Tonight I took in the second screening in TIFF’s Pasolini retrospective at the Lightbox, and let me just say at the start that the new 35mm print looked great—far better, in fact, than even the fine Masters of Cinema Blu-ray release led me to expect. For a first feature, shot in a deliberately rough/ugly style—legendarily so—it looks quite beautiful up on the big screen, to my eye.
When I blogged about my first viewing of this film, on Blu-ray, I wrote “If you just want to watch his films, sticking to the more significant ones, I’d say you’re better off jumping in with Mamma Roma.” I’m now even more convinced that TIFF did exactly the right thing by programming his debut as a follow-up on the evening after his second film. I think that watching Mamma Roma, which is a step closer to mainstream film convention, can help teach us noobs how to watch a more abrupt, challenging film like Accatone.
Pasolini’s films are already, to borrow a phrase from Roberto Chiesi, “so foreign to the conventions of present-day cinema,” so most of us need all the help we can get.
One such connecting point that I noticed this evening was the revelation that Stella, the apparent innocent with whom the titular protagonist of Accatone falls in love, is the daughter of a prostitute. This forms a link back from, or a pointer forward to, the fulcrum of Mamma Roma‘s plot. If we haven’t seen the second film it seems like a simple bit of narrative colour but in the light of Mamma Roma it takes on much more significance and indicates that Stella is in a complex struggle between her past and her possible futures—mirroring Accatone’s own crisis.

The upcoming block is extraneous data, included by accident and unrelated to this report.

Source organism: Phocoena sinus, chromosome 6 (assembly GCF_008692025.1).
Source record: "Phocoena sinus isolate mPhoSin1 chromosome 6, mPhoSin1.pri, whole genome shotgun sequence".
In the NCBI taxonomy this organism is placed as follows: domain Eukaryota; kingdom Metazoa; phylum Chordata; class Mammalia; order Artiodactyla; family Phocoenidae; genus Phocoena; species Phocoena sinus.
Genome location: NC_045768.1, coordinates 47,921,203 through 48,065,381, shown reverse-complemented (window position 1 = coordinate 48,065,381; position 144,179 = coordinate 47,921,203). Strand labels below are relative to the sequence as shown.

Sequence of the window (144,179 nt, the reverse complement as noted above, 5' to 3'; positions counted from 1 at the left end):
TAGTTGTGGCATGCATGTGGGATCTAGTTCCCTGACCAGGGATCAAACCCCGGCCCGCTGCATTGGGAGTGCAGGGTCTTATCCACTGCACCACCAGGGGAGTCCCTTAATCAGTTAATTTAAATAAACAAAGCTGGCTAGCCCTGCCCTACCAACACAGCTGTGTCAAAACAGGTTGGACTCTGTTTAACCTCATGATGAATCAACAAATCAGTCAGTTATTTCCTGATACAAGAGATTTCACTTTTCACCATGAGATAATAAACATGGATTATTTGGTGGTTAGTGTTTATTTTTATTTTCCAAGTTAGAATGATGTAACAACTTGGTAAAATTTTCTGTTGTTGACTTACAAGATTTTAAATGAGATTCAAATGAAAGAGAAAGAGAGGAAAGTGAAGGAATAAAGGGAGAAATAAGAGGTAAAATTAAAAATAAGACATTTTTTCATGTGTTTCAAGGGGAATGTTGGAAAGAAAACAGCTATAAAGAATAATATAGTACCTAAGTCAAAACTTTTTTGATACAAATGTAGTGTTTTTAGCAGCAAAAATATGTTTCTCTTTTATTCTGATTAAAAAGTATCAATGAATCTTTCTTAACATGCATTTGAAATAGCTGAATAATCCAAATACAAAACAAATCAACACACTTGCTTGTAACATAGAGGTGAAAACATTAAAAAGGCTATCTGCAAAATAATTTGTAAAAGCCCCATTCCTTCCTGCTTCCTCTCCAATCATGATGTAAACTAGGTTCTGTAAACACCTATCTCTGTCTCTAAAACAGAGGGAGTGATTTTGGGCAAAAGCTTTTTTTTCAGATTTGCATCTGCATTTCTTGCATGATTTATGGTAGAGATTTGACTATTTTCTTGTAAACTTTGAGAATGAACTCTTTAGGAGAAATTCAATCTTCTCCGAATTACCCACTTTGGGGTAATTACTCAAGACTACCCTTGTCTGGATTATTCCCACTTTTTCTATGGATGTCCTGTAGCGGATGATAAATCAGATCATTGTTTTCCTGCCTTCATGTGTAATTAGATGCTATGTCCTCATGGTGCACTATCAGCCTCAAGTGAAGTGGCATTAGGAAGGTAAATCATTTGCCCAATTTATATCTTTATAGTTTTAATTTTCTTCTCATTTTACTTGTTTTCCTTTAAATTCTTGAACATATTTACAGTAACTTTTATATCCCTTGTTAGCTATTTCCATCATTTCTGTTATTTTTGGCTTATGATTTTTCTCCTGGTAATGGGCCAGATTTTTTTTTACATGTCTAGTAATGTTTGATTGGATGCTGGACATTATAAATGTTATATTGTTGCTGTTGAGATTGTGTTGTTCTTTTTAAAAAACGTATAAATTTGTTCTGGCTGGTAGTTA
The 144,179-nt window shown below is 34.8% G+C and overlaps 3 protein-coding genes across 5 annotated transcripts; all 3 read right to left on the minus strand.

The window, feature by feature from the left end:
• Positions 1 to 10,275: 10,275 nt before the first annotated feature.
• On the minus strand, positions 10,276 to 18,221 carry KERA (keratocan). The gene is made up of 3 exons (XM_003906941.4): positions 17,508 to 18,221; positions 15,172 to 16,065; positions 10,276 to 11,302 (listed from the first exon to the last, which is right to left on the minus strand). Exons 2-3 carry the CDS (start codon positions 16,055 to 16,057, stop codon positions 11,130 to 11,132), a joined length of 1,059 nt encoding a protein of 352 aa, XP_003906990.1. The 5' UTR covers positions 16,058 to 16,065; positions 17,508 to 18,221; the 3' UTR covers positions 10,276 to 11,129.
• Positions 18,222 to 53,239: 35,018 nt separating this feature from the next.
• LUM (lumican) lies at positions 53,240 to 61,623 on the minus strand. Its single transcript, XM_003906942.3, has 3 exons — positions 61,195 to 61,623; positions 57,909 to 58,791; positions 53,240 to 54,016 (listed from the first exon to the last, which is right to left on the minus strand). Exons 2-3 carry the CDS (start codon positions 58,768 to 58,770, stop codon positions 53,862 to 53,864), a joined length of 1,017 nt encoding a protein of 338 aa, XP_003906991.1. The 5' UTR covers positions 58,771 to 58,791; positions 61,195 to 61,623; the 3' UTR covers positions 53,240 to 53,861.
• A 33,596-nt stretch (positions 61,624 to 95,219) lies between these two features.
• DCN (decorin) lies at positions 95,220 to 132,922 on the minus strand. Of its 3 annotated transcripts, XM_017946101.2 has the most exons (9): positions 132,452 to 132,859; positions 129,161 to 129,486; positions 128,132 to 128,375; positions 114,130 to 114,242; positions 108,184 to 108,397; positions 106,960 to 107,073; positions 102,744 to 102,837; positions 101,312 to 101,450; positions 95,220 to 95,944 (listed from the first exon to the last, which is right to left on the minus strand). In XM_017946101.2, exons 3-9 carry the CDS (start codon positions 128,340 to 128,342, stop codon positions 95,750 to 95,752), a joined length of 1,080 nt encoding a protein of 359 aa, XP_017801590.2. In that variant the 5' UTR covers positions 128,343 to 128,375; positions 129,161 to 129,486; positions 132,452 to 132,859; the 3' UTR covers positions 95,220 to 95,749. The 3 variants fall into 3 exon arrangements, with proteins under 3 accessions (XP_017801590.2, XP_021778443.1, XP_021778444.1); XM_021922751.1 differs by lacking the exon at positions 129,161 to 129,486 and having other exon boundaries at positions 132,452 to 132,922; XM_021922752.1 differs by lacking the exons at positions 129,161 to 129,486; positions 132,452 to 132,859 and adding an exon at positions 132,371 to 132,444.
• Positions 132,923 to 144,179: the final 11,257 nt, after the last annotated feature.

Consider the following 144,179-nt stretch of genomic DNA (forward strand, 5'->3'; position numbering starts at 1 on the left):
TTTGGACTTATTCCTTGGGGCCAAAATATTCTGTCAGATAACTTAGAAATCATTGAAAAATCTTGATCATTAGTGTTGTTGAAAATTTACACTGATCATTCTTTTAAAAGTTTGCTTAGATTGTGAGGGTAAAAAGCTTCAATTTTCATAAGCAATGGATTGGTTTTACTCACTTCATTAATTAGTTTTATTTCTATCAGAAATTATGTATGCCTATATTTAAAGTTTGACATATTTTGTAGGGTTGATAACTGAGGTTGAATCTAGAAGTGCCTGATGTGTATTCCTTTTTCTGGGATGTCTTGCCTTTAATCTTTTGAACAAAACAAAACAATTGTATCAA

On the technique level, I think about the reverse dolly shots during key conversations in Accatone, and how the similar shots in Mamma Roma take on a more choreographed/consciously-artificial feel, almost like a musical without songs—a move that serves to emphasize how these scenes are elucidating the inner conflict of the protagonist. In Accatone the reverse-dolly shots seem to part of a more realist, filming-in-place aesthetic, but if you’ve seen Mamma Roma first you’ve been trained to understand these scenes as containing key information about the characters.
The first time that I watched these two films, I was much more enamoured of Mamma Roma than of Accatone. After tonight, the latter film, Pasolini’s harder-to-appreciate debut, has risen substantially in my estimation. After my first Blu-ray viewing, I felt I understood why Fellini didn’t appreciate it, but now after my first big-screen viewing, I understand why so many other people did.